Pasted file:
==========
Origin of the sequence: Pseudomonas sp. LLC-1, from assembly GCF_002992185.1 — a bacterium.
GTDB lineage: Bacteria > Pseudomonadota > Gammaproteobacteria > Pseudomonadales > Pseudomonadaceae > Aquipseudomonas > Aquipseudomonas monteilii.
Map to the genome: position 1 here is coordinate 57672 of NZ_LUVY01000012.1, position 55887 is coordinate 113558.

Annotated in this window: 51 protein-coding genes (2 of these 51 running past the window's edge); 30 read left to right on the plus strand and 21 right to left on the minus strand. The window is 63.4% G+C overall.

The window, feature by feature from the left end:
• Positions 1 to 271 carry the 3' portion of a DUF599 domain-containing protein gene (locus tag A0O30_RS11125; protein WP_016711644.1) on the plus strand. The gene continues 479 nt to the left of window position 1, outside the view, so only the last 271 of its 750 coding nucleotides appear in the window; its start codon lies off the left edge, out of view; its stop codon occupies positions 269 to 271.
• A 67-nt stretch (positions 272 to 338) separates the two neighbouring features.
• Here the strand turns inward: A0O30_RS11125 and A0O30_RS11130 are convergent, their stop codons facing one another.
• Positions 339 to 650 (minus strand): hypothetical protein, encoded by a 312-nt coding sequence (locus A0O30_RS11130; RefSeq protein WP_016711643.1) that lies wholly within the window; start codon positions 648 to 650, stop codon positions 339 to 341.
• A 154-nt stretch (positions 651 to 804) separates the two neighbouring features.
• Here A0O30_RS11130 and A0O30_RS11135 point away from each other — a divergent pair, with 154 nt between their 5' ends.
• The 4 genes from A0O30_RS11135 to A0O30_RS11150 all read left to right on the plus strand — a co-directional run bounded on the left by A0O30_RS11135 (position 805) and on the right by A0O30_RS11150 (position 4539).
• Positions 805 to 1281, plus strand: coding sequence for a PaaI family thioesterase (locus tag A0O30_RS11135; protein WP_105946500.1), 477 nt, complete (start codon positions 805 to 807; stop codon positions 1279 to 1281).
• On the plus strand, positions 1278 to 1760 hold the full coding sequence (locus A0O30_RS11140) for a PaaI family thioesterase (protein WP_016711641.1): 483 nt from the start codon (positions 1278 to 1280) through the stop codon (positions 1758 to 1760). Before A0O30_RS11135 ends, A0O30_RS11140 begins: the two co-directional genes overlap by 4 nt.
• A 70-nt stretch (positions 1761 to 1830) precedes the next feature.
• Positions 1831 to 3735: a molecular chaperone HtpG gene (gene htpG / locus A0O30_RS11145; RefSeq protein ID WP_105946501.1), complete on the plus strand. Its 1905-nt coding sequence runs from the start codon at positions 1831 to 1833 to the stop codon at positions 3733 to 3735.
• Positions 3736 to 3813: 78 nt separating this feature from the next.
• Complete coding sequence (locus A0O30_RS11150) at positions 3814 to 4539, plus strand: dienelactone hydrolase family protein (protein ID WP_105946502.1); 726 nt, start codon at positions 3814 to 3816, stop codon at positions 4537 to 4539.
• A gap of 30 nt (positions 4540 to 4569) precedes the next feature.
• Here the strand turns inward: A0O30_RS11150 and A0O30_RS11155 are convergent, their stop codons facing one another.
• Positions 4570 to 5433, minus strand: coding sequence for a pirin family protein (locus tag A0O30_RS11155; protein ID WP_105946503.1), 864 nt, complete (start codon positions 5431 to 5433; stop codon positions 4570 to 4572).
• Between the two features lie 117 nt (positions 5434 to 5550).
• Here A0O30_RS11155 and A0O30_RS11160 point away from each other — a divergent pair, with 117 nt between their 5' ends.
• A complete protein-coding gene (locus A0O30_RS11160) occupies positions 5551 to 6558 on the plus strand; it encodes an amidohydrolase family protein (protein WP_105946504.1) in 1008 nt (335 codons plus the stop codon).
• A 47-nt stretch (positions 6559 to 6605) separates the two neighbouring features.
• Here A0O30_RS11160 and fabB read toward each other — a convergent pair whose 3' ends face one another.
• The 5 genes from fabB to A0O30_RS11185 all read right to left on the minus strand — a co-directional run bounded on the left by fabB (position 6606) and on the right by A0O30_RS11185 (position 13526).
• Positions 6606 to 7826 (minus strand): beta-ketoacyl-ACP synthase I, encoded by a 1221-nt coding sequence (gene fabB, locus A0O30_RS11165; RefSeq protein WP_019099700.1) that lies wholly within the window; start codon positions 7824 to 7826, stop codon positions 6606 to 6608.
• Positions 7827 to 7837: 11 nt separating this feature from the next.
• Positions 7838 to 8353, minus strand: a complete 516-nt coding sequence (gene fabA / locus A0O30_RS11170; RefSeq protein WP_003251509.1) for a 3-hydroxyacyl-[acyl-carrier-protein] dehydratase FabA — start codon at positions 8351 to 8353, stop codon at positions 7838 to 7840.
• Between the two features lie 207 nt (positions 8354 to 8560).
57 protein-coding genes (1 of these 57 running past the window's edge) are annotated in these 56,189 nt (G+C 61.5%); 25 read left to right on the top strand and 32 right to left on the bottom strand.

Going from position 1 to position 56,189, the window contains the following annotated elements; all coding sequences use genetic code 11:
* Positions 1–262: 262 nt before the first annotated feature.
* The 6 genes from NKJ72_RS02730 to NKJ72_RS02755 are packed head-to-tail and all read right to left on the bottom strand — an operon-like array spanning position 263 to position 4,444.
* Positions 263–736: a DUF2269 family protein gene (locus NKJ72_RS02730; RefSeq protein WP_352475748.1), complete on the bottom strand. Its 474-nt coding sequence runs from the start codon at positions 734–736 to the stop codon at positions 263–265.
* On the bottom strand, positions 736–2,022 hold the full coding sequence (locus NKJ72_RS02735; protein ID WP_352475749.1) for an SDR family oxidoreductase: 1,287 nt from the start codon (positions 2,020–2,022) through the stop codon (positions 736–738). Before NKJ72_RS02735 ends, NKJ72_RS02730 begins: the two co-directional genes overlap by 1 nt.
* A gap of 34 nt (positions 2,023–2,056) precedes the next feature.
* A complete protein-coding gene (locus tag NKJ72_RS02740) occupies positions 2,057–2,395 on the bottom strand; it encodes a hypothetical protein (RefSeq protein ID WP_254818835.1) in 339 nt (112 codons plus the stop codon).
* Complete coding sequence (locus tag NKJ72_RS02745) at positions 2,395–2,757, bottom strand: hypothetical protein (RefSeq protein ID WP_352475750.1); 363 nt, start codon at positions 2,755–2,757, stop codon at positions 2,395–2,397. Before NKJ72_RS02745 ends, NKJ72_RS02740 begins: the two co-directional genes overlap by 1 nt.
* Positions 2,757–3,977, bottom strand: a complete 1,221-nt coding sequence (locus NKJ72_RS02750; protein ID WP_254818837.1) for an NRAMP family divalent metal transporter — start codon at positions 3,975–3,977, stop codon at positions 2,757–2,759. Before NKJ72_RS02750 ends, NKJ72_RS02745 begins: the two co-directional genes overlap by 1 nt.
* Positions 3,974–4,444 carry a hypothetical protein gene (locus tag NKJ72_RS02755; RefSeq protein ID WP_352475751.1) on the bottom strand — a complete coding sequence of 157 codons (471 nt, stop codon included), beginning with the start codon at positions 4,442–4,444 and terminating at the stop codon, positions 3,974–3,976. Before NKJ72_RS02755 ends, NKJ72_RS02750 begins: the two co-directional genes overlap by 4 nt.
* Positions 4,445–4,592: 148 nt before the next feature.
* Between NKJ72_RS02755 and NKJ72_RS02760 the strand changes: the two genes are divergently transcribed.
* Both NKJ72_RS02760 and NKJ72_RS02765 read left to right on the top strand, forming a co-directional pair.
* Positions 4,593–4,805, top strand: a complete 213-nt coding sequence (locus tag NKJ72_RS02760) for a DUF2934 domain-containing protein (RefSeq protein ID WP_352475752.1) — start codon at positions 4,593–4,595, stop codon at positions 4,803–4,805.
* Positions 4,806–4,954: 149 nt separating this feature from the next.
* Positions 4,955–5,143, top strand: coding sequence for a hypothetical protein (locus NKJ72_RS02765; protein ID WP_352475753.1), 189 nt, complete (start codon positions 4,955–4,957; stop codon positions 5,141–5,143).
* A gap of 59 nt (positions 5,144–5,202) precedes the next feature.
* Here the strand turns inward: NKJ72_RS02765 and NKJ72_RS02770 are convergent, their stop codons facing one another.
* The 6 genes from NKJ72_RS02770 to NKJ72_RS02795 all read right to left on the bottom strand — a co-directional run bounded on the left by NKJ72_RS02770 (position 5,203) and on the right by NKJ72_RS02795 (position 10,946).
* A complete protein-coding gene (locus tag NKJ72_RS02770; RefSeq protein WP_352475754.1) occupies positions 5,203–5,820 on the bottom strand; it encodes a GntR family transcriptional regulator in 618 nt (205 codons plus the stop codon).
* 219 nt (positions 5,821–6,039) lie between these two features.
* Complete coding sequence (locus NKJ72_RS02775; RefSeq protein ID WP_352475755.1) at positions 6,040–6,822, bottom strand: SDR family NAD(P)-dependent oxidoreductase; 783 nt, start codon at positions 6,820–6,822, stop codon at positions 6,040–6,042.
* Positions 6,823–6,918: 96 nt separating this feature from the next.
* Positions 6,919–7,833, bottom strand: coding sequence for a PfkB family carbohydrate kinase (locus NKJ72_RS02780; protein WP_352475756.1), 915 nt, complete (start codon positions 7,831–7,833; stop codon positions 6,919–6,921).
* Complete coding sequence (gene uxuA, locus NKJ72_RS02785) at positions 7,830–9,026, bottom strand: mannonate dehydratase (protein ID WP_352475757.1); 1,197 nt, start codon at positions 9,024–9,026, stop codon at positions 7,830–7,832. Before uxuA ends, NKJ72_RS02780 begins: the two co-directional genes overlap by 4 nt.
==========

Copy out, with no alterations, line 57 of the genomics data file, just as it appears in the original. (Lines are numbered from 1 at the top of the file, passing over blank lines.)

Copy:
* Complete coding sequence (gene uxuA, locus NKJ72_RS02785) at positions 7,830–9,026, bottom strand: mannonate dehydratase (protein ID WP_352475757.1); 1,197 nt, start codon at positions 9,024–9,026, stop codon at positions 7,830–7,832. Before uxuA ends, NKJ72_RS02780 begins: the two co-directional genes overlap by 4 nt.